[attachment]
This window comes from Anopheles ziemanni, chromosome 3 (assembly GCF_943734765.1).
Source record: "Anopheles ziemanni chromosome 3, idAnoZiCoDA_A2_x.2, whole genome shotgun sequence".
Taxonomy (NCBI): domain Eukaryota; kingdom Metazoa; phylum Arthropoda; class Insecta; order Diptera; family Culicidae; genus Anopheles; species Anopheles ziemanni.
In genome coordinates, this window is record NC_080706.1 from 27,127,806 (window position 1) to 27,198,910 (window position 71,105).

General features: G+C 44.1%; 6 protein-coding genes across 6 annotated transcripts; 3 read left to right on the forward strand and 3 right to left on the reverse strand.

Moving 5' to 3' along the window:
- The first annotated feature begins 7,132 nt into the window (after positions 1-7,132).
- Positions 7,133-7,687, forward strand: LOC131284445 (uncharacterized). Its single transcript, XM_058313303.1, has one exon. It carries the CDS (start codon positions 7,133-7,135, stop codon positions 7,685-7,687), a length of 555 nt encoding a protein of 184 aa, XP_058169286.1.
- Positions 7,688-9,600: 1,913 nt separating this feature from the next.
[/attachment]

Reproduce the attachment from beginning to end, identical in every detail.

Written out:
This window comes from Anopheles ziemanni, chromosome 3 (assembly GCF_943734765.1).
Source record: "Anopheles ziemanni chromosome 3, idAnoZiCoDA_A2_x.2, whole genome shotgun sequence".
Taxonomy (NCBI): domain Eukaryota; kingdom Metazoa; phylum Arthropoda; class Insecta; order Diptera; family Culicidae; genus Anopheles; species Anopheles ziemanni.
In genome coordinates, this window is record NC_080706.1 from 27,127,806 (window position 1) to 27,198,910 (window position 71,105).

General features: G+C 44.1%; 6 protein-coding genes across 6 annotated transcripts; 3 read left to right on the forward strand and 3 right to left on the reverse strand.

Moving 5' to 3' along the window:
- The first annotated feature begins 7,132 nt into the window (after positions 1-7,132).
- Positions 7,133-7,687, forward strand: LOC131284445 (uncharacterized). Its single transcript, XM_058313303.1, has one exon. It carries the CDS (start codon positions 7,133-7,135, stop codon positions 7,685-7,687), a length of 555 nt encoding a protein of 184 aa, XP_058169286.1.
- Positions 7,688-9,600: 1,913 nt separating this feature from the next.